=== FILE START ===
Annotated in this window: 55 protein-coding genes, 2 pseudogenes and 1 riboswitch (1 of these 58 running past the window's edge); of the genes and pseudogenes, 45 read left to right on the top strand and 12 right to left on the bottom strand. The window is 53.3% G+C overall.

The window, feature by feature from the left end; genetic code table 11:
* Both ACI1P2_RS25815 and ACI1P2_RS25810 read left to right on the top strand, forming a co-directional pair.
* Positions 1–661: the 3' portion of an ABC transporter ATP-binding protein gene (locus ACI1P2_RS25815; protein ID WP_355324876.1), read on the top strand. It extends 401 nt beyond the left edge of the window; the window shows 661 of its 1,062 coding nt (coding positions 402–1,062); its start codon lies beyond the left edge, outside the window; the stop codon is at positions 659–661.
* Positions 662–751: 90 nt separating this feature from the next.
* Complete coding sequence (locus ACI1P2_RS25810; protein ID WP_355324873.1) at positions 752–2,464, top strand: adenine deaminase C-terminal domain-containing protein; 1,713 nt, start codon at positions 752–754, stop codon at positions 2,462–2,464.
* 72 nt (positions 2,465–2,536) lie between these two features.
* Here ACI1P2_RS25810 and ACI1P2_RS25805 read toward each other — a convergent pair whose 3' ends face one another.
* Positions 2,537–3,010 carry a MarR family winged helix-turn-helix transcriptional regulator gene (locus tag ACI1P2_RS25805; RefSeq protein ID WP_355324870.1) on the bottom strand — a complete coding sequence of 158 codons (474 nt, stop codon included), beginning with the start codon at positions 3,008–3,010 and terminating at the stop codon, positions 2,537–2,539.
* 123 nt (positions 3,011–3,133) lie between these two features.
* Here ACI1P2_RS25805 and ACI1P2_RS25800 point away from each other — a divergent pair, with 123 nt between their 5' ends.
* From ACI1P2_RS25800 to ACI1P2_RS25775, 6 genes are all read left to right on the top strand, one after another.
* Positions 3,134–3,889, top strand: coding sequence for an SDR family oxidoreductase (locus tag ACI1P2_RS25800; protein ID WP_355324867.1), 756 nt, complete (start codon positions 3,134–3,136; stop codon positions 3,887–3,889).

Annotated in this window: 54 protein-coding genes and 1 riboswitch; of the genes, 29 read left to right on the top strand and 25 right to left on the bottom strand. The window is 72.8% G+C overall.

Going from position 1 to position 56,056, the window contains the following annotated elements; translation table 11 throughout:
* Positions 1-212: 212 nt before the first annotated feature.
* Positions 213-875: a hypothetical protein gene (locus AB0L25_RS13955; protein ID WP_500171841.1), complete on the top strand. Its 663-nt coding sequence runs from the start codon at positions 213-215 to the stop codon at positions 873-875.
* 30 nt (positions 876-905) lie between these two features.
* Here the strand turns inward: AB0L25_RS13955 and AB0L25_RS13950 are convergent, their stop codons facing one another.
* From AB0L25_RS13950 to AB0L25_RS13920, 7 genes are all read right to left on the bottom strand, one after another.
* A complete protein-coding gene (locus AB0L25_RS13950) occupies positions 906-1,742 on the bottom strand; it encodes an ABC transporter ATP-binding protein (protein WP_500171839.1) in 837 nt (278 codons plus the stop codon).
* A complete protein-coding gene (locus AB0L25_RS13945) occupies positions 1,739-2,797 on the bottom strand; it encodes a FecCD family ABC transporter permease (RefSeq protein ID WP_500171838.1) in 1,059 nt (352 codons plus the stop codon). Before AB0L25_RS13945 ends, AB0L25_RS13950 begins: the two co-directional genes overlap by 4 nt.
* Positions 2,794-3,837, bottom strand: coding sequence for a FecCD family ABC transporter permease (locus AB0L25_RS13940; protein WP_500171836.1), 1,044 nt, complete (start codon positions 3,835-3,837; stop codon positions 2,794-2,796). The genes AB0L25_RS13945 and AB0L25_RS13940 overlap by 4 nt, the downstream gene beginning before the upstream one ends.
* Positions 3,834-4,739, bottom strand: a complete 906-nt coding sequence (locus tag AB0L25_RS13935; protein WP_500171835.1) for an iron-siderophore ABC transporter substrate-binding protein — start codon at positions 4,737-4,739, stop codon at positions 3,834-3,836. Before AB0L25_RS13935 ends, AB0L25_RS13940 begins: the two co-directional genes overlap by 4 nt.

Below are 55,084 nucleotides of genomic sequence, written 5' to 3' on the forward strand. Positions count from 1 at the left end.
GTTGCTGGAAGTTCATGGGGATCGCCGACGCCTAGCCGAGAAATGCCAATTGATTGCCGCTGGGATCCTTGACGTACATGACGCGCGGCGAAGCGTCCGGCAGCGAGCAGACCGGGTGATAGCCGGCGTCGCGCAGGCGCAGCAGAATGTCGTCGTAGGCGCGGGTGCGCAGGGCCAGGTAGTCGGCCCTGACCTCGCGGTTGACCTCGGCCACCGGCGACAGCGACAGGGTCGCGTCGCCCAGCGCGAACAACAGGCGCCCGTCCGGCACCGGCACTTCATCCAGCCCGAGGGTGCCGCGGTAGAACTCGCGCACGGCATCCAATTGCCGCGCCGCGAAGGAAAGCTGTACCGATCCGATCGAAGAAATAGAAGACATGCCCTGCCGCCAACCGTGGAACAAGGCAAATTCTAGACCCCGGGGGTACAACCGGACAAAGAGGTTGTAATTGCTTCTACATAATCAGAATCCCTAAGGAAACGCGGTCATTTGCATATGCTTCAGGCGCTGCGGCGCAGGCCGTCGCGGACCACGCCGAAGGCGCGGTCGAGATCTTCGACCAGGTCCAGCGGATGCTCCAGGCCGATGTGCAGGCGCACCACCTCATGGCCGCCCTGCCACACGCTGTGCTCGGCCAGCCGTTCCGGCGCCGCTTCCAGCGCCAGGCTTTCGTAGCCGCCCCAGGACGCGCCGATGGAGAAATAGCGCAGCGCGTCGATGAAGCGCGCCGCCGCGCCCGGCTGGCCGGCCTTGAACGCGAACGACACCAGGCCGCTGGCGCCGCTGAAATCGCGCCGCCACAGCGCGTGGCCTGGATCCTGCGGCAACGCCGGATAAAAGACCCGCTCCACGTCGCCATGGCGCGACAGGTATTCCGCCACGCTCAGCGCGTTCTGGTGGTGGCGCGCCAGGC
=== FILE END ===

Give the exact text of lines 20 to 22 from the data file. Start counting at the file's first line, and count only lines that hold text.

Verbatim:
* From AB0L25_RS13950 to AB0L25_RS13920, 7 genes are all read right to left on the bottom strand, one after another.
* A complete protein-coding gene (locus AB0L25_RS13950) occupies positions 906-1,742 on the bottom strand; it encodes an ABC transporter ATP-binding protein (protein WP_500171839.1) in 837 nt (278 codons plus the stop codon).
* A complete protein-coding gene (locus AB0L25_RS13945) occupies positions 1,739-2,797 on the bottom strand; it encodes a FecCD family ABC transporter permease (RefSeq protein ID WP_500171838.1) in 1,059 nt (352 codons plus the stop codon). Before AB0L25_RS13945 ends, AB0L25_RS13950 begins: the two co-directional genes overlap by 4 nt.